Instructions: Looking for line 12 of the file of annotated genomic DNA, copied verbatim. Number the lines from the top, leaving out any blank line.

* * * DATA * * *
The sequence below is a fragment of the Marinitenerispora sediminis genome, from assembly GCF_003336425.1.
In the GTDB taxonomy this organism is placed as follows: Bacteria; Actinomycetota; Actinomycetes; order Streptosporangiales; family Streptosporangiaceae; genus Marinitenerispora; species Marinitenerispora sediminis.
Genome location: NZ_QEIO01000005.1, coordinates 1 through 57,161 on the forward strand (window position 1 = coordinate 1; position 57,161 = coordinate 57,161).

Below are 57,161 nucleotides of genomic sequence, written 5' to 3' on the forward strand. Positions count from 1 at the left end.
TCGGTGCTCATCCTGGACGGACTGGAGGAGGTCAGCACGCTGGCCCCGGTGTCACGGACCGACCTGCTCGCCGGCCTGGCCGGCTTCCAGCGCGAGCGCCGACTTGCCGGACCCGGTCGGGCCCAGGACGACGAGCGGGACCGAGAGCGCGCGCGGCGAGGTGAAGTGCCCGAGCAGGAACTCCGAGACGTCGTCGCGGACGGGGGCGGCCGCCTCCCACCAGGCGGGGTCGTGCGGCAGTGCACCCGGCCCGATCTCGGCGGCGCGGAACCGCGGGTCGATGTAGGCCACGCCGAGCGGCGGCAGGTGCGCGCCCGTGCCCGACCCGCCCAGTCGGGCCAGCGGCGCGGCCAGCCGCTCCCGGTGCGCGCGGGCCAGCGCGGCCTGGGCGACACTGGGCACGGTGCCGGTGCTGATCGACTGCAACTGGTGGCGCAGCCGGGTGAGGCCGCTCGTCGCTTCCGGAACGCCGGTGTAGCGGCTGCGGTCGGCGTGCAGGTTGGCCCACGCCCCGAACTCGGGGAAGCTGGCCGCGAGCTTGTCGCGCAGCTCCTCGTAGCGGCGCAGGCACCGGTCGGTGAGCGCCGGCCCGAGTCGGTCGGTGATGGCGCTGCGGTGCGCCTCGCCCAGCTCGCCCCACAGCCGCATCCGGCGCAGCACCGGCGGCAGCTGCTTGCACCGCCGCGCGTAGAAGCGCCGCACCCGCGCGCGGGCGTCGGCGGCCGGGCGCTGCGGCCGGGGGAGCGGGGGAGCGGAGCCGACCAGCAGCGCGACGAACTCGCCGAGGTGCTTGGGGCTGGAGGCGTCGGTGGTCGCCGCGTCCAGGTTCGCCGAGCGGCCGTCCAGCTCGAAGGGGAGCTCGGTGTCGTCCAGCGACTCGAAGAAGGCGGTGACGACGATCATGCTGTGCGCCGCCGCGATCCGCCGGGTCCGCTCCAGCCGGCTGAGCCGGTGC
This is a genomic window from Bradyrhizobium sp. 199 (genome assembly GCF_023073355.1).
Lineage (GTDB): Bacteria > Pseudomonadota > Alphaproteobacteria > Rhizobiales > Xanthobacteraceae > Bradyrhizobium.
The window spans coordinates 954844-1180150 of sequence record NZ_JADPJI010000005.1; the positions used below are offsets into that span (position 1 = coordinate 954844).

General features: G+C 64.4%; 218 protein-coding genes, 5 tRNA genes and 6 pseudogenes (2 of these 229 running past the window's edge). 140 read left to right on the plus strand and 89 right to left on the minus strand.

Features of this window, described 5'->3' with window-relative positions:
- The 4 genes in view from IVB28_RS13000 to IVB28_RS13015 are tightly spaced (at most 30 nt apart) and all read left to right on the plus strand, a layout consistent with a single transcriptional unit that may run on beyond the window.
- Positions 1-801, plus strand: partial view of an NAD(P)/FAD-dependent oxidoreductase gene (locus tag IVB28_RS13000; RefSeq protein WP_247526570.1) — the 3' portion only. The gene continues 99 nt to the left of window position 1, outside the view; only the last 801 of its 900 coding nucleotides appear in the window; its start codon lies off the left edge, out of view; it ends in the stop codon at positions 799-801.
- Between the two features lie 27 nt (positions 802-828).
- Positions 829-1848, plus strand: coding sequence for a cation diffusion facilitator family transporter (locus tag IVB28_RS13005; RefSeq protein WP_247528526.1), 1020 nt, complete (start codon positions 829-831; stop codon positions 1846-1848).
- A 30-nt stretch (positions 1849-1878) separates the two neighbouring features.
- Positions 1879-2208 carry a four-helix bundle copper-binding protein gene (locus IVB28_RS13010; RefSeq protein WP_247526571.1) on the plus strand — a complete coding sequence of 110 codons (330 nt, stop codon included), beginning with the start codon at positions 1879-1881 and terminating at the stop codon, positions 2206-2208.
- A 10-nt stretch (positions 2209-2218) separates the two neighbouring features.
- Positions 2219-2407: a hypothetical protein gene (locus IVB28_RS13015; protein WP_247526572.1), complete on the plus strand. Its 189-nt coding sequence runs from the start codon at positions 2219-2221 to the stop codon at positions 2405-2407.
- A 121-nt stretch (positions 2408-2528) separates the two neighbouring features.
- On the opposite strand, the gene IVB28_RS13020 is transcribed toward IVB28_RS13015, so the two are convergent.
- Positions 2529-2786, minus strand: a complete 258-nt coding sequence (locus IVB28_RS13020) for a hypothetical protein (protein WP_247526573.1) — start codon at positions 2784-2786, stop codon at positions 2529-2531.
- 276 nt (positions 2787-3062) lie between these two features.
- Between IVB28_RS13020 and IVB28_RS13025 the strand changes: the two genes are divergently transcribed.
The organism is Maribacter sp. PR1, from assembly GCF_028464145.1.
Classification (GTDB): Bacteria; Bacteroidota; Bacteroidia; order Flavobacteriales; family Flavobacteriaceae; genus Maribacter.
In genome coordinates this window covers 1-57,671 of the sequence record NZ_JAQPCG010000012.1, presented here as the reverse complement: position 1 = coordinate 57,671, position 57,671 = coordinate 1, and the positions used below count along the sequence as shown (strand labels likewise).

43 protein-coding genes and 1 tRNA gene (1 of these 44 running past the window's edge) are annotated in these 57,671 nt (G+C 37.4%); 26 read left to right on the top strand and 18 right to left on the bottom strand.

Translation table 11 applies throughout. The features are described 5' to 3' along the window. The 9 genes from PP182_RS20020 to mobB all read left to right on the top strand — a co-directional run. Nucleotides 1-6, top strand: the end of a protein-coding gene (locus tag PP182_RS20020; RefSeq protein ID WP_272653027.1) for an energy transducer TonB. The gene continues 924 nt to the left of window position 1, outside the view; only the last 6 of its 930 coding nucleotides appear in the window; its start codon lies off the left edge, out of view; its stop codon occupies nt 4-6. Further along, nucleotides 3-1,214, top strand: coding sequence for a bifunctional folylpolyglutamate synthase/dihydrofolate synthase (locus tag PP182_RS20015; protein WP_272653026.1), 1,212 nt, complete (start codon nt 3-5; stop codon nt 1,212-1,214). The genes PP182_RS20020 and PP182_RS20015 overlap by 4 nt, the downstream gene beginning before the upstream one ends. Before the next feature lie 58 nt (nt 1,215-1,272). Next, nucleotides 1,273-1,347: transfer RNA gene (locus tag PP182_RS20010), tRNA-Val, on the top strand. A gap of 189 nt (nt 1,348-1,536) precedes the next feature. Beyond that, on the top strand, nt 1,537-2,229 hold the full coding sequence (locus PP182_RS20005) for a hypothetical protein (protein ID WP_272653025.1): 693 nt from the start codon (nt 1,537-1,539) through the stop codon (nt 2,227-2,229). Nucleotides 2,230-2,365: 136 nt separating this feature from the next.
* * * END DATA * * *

- Positions 1-801, plus strand: partial view of an NAD(P)/FAD-dependent oxidoreductase gene (locus tag IVB28_RS13000; RefSeq protein WP_247526570.1) — the 3' portion only. The gene continues 99 nt to the left of window position 1, outside the view; only the last 801 of its 900 coding nucleotides appear in the window; its start codon lies off the left edge, out of view; it ends in the stop codon at positions 799-801.